Sept. 23, 2019

Human Rights in Age of Social Media, Big Data, and AI


In just a few years, digital technologies have allowed faster mobilization in response to humanitarian crises, better documentation of war crimes in conflict zones like Syria and Yemen, and more accessible platforms for organizing peaceful demonstrations around the world.

However, while social media and big data can be powerful tools for anticipating, analyzing, and responding to human rights concerns, these technologies also pose unprecedented challenges. Social media has been weaponized to spread disinformation, interfere in elections, and promote and incite violence. And websites and apps are continuously collecting broad swaths of data on their users — often without them being aware of it, or of how or where their personal information is being used or stored.

A recent symposium at the National Academies of Sciences, Engineering, and Medicine, organized by the Academies’ Committee on Human Rights, brought together leading experts on human rights and technology for an-depth exploration of these issues.



Sept. 26, 2019

Summer Offers Opportunities for Social and Academic Growth, But Can Also Put Disadvantaged Children at Risk


©Hero Images/Getty ImagesSummer is a chance for children and youth to develop. However, for those living in disadvantaged communities, summertime experiences can lead to worse health, social, emotional, academic, and safety outcomes. A new report from the National Academies of Sciences, Engineering, and Medicine lays out nine recommendations to address obstacles that disadvantaged children can face during the summer, including lack of access to quality programs, food insecurity, and exposure to unsafe and dangerous conditions.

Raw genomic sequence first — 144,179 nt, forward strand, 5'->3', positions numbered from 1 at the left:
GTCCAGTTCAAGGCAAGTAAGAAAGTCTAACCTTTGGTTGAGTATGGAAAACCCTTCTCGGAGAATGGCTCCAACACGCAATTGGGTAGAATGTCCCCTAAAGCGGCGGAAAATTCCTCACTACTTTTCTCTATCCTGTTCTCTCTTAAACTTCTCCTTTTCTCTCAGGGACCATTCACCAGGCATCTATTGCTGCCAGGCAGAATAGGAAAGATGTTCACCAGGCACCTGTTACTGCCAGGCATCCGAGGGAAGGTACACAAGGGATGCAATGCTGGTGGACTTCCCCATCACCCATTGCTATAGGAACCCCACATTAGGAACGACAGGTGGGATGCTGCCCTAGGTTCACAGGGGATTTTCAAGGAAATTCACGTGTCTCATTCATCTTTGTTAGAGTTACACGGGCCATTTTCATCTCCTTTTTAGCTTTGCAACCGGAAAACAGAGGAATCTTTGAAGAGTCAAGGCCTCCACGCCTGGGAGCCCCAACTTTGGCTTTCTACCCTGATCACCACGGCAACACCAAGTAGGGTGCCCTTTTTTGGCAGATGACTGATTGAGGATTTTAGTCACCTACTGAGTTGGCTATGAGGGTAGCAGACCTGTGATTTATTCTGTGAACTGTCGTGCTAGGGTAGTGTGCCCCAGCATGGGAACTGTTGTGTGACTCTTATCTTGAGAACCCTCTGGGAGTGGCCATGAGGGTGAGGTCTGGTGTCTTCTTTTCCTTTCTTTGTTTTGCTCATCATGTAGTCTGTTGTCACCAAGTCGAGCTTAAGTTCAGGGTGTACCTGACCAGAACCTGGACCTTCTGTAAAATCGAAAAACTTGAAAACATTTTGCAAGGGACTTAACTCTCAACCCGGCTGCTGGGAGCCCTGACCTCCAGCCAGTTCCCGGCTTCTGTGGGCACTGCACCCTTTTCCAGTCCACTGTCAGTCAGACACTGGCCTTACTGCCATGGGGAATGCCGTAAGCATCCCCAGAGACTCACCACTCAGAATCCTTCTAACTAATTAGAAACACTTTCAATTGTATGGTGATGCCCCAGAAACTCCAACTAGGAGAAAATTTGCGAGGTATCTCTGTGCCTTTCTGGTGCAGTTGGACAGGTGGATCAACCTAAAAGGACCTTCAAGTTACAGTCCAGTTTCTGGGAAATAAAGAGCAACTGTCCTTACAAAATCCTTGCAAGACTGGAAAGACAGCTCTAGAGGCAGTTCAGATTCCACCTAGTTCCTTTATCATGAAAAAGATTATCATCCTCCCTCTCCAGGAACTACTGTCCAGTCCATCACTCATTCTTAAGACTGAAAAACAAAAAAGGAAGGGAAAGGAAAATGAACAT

Sept. 25, 2019

Making Social Needs a Standard Part of Health Care Delivery


©Hero Images/Getty ImagesWhether a patient has a safe place to live or healthy food to eat has an important influence on their health, but such nonmedical social needs have not traditionally been addressed in routine health care visits. A new report from the National Academies of Sciences, Engineering, and Medicine contains five overarching goals and associated recommendations that health care systems, government agencies, and others should implement to better integrate patients’ social needs into health care delivery.



Sept. 23, 2019

NAS President Co-Authors PNAS Perspective


Read a new Perspective on scientific trustworthiness co-authored by NAS President Marcia McNutt. Appearing in the latest issue of Proceedings of the National Academy of Sciences, the piece recommends that scientific researchers and publishers broadly communicate that the norms of scientific research — culture of critique, replication of results, transparency, self-correction, and safeguards against bias — are being upheld. In addition, an opinion piece co-authored by Dr. McNutt based on the PNAS Perspective appears in STAT.



Sept. 19, 2019

National Academy of Medicine Announces Recipients of Prestigious Awards for Outstanding Achievements in Mental Health and Personal Health Care Fields


2019 Lienhard and Sarnat awards with namesFor her role in transforming a safety net hospital into a national model for high-quality, cost-efficient health care, the National Academy of Medicine today announced Patricia Gabow is the recipient of the 2019 Gustav O. Lienhard Award for Advancement of Health Care. In addition, Daniel Weinberger is the recipient of the 2019 Rhoda and Bernard Sarnat International Prize in Mental Health, for his fundamental role in elucidating the biological origins and genetic expressions of schizophrenia, and for transforming how clinicians, researchers, and the public understand mental illness. The awards will be presented at the National Academy of Medicine’s annual meeting in Washington, D.C., on Oct. 21.



Sept. 18, 2019

Expert Group Including NAM President Outlines Steps to Combat Pandemics


NAM President Victor J. Dzau, a member of the Global Preparedness Monitoring Board (GPMB), convened by the World Health Organization and the World Bank Group after the 2014-2015 Ebola outbreak in West Africa, is among the international expert authors of a new GPMB report that outlines steps to prepare for and mitigate the effects of a widespread global health emergency.



Sept. 12, 2019

Exploring the Complications of Counting Casualties After Natural Disasters